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Falling together in 1994 as a loose conglomeration, Doldrums quickly honed a bracing twin-guitar attack, as played by Justin Chearno (ex Pitchblende) and former Rake bassist Bill Kellum, with Bill's brother Matt Kellum (who also plays with Chomsky and the Death Ray Davies) on drums. Taking off from the launching pad of Bob Weir and Jerry Garcia, Doldrums debuted with the "XA" 7" and quickly began refining a style that combined blissful and twisting guitar journeys with the nuts and volts of cerebral rock outsiders like Ash Ra Tempel and This Heat. With Matt's shifting, pulse-pounding rhythms as anchor, the group launched a series of memorable albums on Bill's VHF label in 1995. Following their debut, Secret Life of Machines, the trio shifted between VHF and Chicago's Kranky, issuing Acupuncture (Kranky) in 1997, the outstanding Feng Shui (VHF) in 1998, and Desk Trickery (Kranky) in 1999. Despite not touring behind the releases, the group has earned a devoted following of discerning musicos who value the trio's intelligent uses of both the electric guitar and the rock form as something more than a hackneyed cliché.
The doldrums is a colloquial expression derived from historical maritime usage, in which it refers to those parts of the Atlantic Ocean and the Pacific Ocean affected by the Intertropical Convergence Zone, a low-pressure area around the equator where the prevailing winds are calm. The low pressure is caused by the centrifugal force from the rotation movement of the Earth which is most important at the equator, which makes the air rise and travel north and south high in the atmosphere, until it subsides again in the horse latitudes. Some of that air returns to the doldrums through the trade winds. This process can lead to light or variable winds and more severe weather, in the form of squalls, thunderstorms and hurricanes. The doldrums are also noted for calm periods when the winds disappear altogether, trapping sail-powered boats for periods of days or weeks. The term appears to have arisen in the 18th century – when cross-Equator sailing voyages became more common.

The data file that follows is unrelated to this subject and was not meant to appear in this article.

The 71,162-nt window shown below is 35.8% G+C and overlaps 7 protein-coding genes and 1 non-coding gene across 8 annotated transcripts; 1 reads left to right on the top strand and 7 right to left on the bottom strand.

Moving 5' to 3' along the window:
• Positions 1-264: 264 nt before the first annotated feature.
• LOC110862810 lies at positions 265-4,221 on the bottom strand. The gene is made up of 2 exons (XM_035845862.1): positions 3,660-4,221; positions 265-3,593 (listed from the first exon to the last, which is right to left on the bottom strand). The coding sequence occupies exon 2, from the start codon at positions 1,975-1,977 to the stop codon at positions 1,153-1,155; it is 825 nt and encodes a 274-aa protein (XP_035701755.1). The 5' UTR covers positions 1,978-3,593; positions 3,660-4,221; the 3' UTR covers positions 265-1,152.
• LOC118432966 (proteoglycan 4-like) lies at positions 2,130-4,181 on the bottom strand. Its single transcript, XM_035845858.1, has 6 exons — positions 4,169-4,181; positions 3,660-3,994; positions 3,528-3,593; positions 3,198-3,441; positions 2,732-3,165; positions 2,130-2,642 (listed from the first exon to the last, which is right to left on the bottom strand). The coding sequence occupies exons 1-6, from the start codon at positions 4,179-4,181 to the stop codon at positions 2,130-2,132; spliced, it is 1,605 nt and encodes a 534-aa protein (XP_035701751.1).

Colloquially, the "doldrums" are a state of inactivity, mild depression, listlessness or stagnation.
The word is derived from dold (an archaic term meaning "stupid") and -rum(s), a noun suffix found in such words as "tantrum"."Doldrums" on the Merriam-Webster Dictionary site Dictionary.com, based on the Random House Dictionary, Random House, Inc., 2011.
The Pacific doldrums were notably described in Samuel Taylor Coleridge's The Rime of the Ancient Mariner:All in a hot and copper sky,The bloody Sun, at noon,'Right up above the mast did stand,No bigger than the Moon.Day after day, day after day,We stuck, no breath no motion;As idle as a painted shipUpon a painted ocean.
The colloquial expression was used in Norton Juster's children's book Phantom Tollbooth, in which a place called "The Doldrums" is inhabited by the Lethargarians who follow the same list of activities every day, which mostly include lounging around and sleeping, just like the colloquial meaning of the word.The Phantom Tollbooth by Norton Juster